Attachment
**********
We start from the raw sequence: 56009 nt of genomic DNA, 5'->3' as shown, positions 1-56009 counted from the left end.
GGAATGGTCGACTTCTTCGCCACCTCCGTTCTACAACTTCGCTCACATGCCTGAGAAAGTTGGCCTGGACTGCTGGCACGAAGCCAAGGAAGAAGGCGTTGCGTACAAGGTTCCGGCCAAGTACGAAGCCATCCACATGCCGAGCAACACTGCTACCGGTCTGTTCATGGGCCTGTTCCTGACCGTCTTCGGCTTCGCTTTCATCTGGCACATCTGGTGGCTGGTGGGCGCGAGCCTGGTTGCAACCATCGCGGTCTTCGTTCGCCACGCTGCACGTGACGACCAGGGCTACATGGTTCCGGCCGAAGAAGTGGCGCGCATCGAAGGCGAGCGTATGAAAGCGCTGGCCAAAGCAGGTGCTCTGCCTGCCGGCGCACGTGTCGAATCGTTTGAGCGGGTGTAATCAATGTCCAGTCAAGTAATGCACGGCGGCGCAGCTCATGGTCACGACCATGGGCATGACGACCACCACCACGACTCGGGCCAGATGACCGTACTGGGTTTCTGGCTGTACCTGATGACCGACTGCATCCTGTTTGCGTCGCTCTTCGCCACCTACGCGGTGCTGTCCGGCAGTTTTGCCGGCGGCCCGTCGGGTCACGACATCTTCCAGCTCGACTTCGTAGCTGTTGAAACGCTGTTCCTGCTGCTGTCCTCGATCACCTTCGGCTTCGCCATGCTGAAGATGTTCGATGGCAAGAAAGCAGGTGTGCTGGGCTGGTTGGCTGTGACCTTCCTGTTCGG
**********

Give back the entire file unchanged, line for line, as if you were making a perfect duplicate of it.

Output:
We start from the raw sequence: 56009 nt of genomic DNA, 5'->3' as shown, positions 1-56009 counted from the left end.
GGAATGGTCGACTTCTTCGCCACCTCCGTTCTACAACTTCGCTCACATGCCTGAGAAAGTTGGCCTGGACTGCTGGCACGAAGCCAAGGAAGAAGGCGTTGCGTACAAGGTTCCGGCCAAGTACGAAGCCATCCACATGCCGAGCAACACTGCTACCGGTCTGTTCATGGGCCTGTTCCTGACCGTCTTCGGCTTCGCTTTCATCTGGCACATCTGGTGGCTGGTGGGCGCGAGCCTGGTTGCAACCATCGCGGTCTTCGTTCGCCACGCTGCACGTGACGACCAGGGCTACATGGTTCCGGCCGAAGAAGTGGCGCGCATCGAAGGCGAGCGTATGAAAGCGCTGGCCAAAGCAGGTGCTCTGCCTGCCGGCGCACGTGTCGAATCGTTTGAGCGGGTGTAATCAATGTCCAGTCAAGTAATGCACGGCGGCGCAGCTCATGGTCACGACCATGGGCATGACGACCACCACCACGACTCGGGCCAGATGACCGTACTGGGTTTCTGGCTGTACCTGATGACCGACTGCATCCTGTTTGCGTCGCTCTTCGCCACCTACGCGGTGCTGTCCGGCAGTTTTGCCGGCGGCCCGTCGGGTCACGACATCTTCCAGCTCGACTTCGTAGCTGTTGAAACGCTGTTCCTGCTGCTGTCCTCGATCACCTTCGGCTTCGCCATGCTGAAGATGTTCGATGGCAAGAAAGCAGGTGTGCTGGGCTGGTTGGCTGTGACCTTCCTGTTCGG